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Quality, teamwork to be key issues for internists
Task force cites need for compensation restructure
A task force of leading internal medicine physicians is recommending significant changes to their profession and the health care industry so they can better serve patients while stemming chaos in the current health care system.
"The Future of General Internal Medicine: Report and Recommendations from the Society of General Internal Medicine (SGIM) Task Force on the Domain of General Internal Medicine," was published recently by the Journal of General Internal Medicine.1
The task force was chaired by Eric B. Larson, MD, MPH, director of the Seattle-based Group Health Cooperative’s Center for Health Studies. It had been tasked by SGIM — a group of physician researchers in the field — to redefine their profession in light of its uncertain future.
Quality accountable physicians’
Among the group’s recommendations were the following:
The task force also called for internists to be "quality-accountable physicians."
"We think that quality has the same traits that generalists aspire to — a broad concept all the way from timeliness as experienced by the patient, doctor, and nurse leading to the best possible outcomes," Larson adds.
"Along the way [to those outcomes] are satisfaction, reducing errors, care safety, and not using an excess amount of resources," he says. While the general public most likely perceives internists as primary caregivers in an office setting, the report notes that today’s internal medicine physicians play a significant role in hospital care — either as hospitalists or as internists dealing with inpatient care issues.
"The general conception of an internist being broad and deep is very important for hospitals; it’s what they like about us," Larson notes.
"We take care of a breadth of problems that are both common and unusual, and we are very good at it. Orthopedic surgeons, for example, will want an internist to take care of everything for a patient with a broken hip except the surgery itself," he says.
This vision of the future readily can be seen in the team concept. In general, it envisions the internist leading a multidiscipline team, but as Larson points out, the actual shape of that team will vary from setting to setting.
"We looked at a situation in Dillon, MT, for example," he observes. "The team includes a small rural hospital where the internal medicine physician works with everybody. You can form these teams around the patient first and foremost, but someone has to be willing to take on that organizing principle — the coach/player role.
"We think the internist is the logical person to do this," Larson continues. "You want a person who is interested in this to do it — not to command and control the team, but someone who works by cooperation."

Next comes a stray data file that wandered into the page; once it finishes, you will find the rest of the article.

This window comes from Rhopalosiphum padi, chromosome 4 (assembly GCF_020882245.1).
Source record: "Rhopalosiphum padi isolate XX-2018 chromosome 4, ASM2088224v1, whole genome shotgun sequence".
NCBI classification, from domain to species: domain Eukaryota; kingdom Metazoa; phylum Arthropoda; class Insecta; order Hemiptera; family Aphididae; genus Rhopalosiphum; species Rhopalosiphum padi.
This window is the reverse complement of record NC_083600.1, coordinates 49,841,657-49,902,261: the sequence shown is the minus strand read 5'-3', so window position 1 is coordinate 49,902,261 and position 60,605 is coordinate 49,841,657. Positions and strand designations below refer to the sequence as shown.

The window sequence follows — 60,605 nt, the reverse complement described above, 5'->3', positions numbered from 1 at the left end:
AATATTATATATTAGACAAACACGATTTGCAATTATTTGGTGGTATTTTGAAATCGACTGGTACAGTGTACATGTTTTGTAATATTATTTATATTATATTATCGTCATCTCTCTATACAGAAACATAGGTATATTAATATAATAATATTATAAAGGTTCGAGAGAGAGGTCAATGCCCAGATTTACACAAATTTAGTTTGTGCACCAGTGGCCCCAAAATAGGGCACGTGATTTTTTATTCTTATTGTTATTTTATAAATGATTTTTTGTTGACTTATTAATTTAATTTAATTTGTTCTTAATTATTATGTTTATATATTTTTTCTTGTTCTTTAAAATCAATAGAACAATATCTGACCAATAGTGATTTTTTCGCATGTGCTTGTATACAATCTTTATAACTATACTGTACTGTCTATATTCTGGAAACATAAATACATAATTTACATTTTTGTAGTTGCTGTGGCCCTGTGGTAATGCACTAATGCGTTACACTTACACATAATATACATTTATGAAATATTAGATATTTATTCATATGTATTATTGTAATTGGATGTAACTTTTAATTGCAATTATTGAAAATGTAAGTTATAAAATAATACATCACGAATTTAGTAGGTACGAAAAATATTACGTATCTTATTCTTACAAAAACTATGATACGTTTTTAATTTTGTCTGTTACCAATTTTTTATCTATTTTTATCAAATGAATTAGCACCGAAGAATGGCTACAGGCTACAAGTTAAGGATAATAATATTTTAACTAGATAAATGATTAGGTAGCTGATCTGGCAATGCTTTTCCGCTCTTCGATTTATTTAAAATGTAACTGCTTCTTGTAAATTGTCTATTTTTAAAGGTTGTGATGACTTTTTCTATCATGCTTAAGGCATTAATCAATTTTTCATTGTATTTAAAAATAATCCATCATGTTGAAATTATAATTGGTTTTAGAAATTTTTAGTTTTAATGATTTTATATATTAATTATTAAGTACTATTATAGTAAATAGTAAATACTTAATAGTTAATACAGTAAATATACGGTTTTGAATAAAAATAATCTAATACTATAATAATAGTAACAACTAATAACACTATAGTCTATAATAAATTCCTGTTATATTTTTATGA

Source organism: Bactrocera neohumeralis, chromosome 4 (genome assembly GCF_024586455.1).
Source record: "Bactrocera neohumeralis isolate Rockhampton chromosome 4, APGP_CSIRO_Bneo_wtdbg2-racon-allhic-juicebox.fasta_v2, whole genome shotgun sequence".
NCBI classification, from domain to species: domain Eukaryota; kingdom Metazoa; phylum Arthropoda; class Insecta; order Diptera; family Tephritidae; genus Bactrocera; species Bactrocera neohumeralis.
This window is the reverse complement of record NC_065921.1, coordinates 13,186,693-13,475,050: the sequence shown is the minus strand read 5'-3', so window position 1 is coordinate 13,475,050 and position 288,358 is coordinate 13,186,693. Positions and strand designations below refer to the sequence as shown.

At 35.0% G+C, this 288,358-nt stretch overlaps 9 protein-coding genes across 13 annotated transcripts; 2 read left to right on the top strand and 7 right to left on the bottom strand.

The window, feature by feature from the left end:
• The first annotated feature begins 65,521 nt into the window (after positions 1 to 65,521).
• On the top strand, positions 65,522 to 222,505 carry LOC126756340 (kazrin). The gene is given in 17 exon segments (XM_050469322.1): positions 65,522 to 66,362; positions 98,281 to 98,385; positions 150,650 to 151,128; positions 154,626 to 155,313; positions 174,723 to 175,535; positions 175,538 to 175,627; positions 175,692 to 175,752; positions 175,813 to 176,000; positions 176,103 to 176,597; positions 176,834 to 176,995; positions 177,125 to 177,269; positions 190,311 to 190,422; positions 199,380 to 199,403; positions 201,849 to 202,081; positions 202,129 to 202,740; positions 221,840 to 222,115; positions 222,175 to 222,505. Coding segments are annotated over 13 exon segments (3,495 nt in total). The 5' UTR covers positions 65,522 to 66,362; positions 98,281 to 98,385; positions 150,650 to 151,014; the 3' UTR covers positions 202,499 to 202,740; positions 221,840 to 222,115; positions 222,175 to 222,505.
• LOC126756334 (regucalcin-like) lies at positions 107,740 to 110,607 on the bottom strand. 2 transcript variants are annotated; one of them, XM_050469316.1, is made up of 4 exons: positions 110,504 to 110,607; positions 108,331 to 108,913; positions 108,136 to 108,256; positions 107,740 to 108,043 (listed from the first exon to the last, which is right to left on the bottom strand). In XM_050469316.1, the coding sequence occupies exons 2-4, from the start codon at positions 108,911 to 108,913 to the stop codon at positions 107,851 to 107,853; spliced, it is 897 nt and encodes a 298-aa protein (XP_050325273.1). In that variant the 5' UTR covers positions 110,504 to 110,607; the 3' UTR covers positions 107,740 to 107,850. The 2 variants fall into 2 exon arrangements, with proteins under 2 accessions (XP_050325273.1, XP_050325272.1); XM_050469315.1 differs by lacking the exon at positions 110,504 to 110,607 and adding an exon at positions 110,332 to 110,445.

Link pay and quality
Pay structures should be reformed to reflect quality and performance, Larson argues, although he concedes that the task force found pros and cons with many of the alternatives considered. Still, he says, they are preferable to today’s fee-for-service model.
"One obvious model is salary plus incentive. Another would be time-based, like an attorney’s compensation," he suggests. "A third is a hybrid fee for service plus a management or coordination fee. This gets really important when you talk about chronic disease care."
Quality and compensation were among the frontier issues discussed at the recent meeting of the American College of Physicians (ACP), Larson says.
"There was a lot of interest in coming up with ways to do what we know works for quality in ways that are rewarded for quality," Larson reports.
"For example, if a group of docs got together voluntarily to feed in data on their [diabetic] patients, and showed as they did this over time that the hemoglobin A1C readings improved, then incorporating incentives could allow both the patient and the provider to benefit," he says.
Other possible incentive structures might include productivity or efficiency, Larson suggests.
"The new Medicare bill has some provision for studying these issues," he notes.
The bottom line, he says, is that internists and quality professionals are on the same page when it comes to patient care. "Ideally, people would like to do good and do well," he says.
"The ACP has established a performance measurement subcommittee, charged to come up with ways to improve quality without creating distortions in the system. Any good idea needs to be carefully tested, and physician practice groups are close enough to the world of real practice to come up with some of these."
Which brings us to quality managers. "They have a real opportunity to pilot things," Larson says.
"A lot of change will occur in the future by taking things that are out in the intellectual stratospheres, trying them, and charting them," he explains.
In some of these cases, he says, the pilot programs might be underwritten by a government agency or by a private insurance company.
Of one thing Larson is sure; things must change. "One of my colleagues just got word his mother broke her hip," he relates. "He went back from Boston to Seattle, because he wasn’t sure she would get good care. This means we’ve really got to make some changes. The whole thrust [of the report] is to not sit back and wait for someone else to do it, but to make changes before the situation gets worse."
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1. Larson EB, Finn SD, Kirk LM, et al. The future of general internal medicine: Report and recommendations from the Society of General Internal Medicine (SGIM) Task Force on the Domain of General Internal Medicine. J Gen Intern Med 2004; 19:69-77.